News Update Competition
EC plans to adopt foreign subsidies Regulation
28 May 2021
27 May 2021
On 5 May 2021, the European Commission ("the Commission") published its proposed Regulation ("the Proposal") to address potential distortive effects of foreign subsidies in the Single Market.The Proposal, which has adopted the white paper published in June 2020, enables the Commission to investigate whether non-EU countries provide subsidies to companies active in the EU and intervene if the subsidy distorts the internal market. Specifically, the Commission will be able to conduct investigations on its own initiative and relevant mergers and public procurement bids will have to be notified to the Commission. The Proposal aims to address the lack of an instrument dealing with foreign subsidies as the current WTO-framework is limited to the import of non-EU subsidised goods. The Proposal will have wide-ranging implications, as any foreign subsidy exceeding the threshold of EUR 5 million over the last three fiscal years may be investigated.
- The concept of 'foreign subsidy' is very broad and comparable to State aid: all kind of financial or in-nature contributions from any public authority or State-owned firms can be subject to foreign subsidy control.
- New ex-ante requirement to notify transactions where the EU turnover of the EU target exceeds EUR 500 million and where the undertakings concerned have received financial contributions of EUR 50 million or more from third countries in the three calendar years prior to notification.
- For contracts of EUR 250 million or more, bidders for public procurement must provide information ex-ante on foreign subsidies to the relevant contracting party, which must in turn inform the Commission.
- The Commission also has the competence to conduct ex-officio investigations of foreign subsidies even below the relevant thresholds.
- The Commission has power to take interim measures or impose fines for incomplete or misleading information or for failure to notify.
The Proposal: a deeper lookDefinition of foreign subsidy
The Proposal sets out the rules and procedures for the Commission to investigate foreign subsidies that distort the internal market and to redress these distortions. Remarkably, the proposal has a partial retroactive application. In an investigation the Commission may examine foreign subsidies granted in the ten-year period prior to the Regulation's application if the foreign subsidies distort the internal market after the Regulation's adoption.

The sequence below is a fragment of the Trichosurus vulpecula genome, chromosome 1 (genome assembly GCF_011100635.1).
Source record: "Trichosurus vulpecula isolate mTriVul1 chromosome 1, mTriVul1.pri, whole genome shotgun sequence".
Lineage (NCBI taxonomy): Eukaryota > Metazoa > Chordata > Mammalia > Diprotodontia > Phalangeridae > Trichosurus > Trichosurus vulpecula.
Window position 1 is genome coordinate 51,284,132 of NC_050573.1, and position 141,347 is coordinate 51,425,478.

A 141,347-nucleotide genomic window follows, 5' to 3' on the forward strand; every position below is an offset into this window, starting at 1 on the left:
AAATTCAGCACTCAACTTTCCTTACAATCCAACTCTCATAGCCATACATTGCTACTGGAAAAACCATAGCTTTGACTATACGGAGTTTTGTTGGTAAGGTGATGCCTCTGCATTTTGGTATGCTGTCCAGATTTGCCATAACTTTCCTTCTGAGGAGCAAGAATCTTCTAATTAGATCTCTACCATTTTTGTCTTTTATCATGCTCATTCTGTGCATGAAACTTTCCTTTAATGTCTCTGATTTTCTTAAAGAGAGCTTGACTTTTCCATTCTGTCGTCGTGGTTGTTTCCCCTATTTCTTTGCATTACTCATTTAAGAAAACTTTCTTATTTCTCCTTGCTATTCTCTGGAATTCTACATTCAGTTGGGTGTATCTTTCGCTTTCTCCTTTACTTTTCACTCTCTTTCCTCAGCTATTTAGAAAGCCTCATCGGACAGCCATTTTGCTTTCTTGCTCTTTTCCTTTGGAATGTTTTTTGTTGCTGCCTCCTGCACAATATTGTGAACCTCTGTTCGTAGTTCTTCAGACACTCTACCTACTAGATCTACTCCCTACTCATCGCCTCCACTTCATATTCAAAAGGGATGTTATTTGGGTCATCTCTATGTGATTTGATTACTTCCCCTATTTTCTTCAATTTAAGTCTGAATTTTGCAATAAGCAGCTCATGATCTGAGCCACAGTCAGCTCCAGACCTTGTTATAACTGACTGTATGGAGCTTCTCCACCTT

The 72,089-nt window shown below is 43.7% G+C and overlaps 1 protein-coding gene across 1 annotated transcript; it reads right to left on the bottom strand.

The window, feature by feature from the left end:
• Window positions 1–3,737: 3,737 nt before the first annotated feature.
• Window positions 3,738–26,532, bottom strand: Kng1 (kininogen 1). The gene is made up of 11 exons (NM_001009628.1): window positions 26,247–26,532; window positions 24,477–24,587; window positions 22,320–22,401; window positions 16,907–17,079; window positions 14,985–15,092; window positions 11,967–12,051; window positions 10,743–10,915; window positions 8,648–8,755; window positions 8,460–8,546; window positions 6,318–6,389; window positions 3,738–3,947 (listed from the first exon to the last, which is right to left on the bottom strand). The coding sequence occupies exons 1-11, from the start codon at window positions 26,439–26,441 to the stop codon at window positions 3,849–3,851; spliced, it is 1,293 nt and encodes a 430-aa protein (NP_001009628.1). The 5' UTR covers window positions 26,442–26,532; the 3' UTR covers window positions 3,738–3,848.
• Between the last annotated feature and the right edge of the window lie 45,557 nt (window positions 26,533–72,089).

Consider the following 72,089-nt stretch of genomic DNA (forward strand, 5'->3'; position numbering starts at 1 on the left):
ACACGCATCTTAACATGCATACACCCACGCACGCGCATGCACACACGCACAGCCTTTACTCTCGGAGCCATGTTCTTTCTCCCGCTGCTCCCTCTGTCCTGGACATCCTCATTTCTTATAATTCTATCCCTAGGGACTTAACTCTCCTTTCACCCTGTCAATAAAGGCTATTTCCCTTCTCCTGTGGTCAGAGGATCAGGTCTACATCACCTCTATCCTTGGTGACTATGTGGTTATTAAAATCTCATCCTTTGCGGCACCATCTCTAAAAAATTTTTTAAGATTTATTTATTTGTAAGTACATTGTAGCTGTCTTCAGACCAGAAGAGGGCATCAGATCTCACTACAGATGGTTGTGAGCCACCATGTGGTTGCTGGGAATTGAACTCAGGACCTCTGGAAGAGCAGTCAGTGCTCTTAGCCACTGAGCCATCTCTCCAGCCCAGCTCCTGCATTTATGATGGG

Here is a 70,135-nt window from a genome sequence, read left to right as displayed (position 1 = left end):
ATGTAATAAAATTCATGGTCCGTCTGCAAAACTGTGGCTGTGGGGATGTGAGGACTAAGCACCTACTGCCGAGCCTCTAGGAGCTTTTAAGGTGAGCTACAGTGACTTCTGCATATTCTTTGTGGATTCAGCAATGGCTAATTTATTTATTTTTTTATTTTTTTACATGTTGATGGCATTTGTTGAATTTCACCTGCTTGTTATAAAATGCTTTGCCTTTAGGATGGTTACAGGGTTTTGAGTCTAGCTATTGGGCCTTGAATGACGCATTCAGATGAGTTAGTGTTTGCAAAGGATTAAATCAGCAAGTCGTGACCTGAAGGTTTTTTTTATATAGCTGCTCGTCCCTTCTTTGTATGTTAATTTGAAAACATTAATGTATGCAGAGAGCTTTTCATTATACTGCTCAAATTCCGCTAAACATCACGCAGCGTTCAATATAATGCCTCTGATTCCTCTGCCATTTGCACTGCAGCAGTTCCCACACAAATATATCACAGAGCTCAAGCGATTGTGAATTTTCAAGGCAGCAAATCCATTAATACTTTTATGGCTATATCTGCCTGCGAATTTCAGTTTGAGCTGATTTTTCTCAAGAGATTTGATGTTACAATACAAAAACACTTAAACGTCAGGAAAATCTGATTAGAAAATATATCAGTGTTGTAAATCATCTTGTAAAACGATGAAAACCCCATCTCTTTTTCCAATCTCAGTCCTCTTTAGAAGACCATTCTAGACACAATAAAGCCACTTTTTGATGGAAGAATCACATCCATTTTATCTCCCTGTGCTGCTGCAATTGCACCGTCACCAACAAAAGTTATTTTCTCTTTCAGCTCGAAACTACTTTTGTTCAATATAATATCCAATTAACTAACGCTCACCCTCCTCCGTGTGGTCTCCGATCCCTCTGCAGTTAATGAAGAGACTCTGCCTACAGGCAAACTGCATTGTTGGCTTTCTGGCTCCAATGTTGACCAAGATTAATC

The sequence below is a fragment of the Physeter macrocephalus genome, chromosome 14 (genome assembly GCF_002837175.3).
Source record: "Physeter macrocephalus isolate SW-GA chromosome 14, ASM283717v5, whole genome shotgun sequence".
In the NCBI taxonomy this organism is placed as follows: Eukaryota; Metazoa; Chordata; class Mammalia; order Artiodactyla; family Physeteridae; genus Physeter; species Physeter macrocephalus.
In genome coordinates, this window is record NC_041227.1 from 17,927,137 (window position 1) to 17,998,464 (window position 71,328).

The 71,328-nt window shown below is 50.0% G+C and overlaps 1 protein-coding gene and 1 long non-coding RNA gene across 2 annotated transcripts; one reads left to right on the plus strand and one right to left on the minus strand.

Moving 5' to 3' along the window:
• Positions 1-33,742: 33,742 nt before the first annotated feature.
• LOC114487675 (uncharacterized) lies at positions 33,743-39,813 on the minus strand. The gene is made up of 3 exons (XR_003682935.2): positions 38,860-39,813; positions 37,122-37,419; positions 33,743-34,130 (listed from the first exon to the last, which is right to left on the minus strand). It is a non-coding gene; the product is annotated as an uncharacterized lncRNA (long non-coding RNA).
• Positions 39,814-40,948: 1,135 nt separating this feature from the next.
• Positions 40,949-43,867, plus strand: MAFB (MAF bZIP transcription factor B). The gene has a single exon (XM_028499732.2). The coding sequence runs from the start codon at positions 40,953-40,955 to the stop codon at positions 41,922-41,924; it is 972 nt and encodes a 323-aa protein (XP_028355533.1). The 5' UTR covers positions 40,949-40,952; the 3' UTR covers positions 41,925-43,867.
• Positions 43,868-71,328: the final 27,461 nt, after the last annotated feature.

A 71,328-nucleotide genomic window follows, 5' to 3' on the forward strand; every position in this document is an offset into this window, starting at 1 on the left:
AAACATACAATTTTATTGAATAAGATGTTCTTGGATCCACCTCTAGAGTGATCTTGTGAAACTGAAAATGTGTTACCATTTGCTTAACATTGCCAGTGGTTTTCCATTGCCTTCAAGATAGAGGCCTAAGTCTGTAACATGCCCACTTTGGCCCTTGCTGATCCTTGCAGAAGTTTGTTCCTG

Just like the concept of State aid, the definition of “foreign subsidy” is very broad. It includes all direct and indirect financial contributions by the public authorities of non-EU countries which confer a benefit to an undertaking, a group of undertakings or a given industry sector.
If the foreign subsidy's existence is established, the Commission will conduct an individual assessment to determine whether the foreign subsidy improves the competitive position of the recipient on the internal market and, in doing so, actually or potentially distorts the internal market. The Commission will assess each case individually, considering several factors such as the subsidy's amount, nature, purpose and conditions, and effects. The Commission will also consider the situation of the undertaking and the relevant markets concerned. In essence, the Commission will balance the foreign subsidy’s distortive effects with its positive effects on the relevant economic activity's development. If the subsidy’s distortive effects are not outweighed by its positive effects, the Commission may adopt redressive measures or accept commitments from the undertakings concerned. The Proposal does not contain much additional information about how this test will be carried out. Ideally, the Commission should clarify how the test will be conducted and the weight of each factor considering how important this balancing test is.
There are certain categories of subsidies that, in line with the State aid rules, are most likely to distort the internal market. They include rescue and restructuring aid to ailing firms (unless there is a genuine restructuring plan), unlimited guarantees for debts, subsidies that directly facilitate a transaction and subsidies enabling an undertaking to submit an unduly advantageous tender. The proposal contains a de minimis threshold - a foreign subsidy is unlikely to distort the internal market if it does not exceed EUR 5 million in total over any consecutive period of three fiscal years.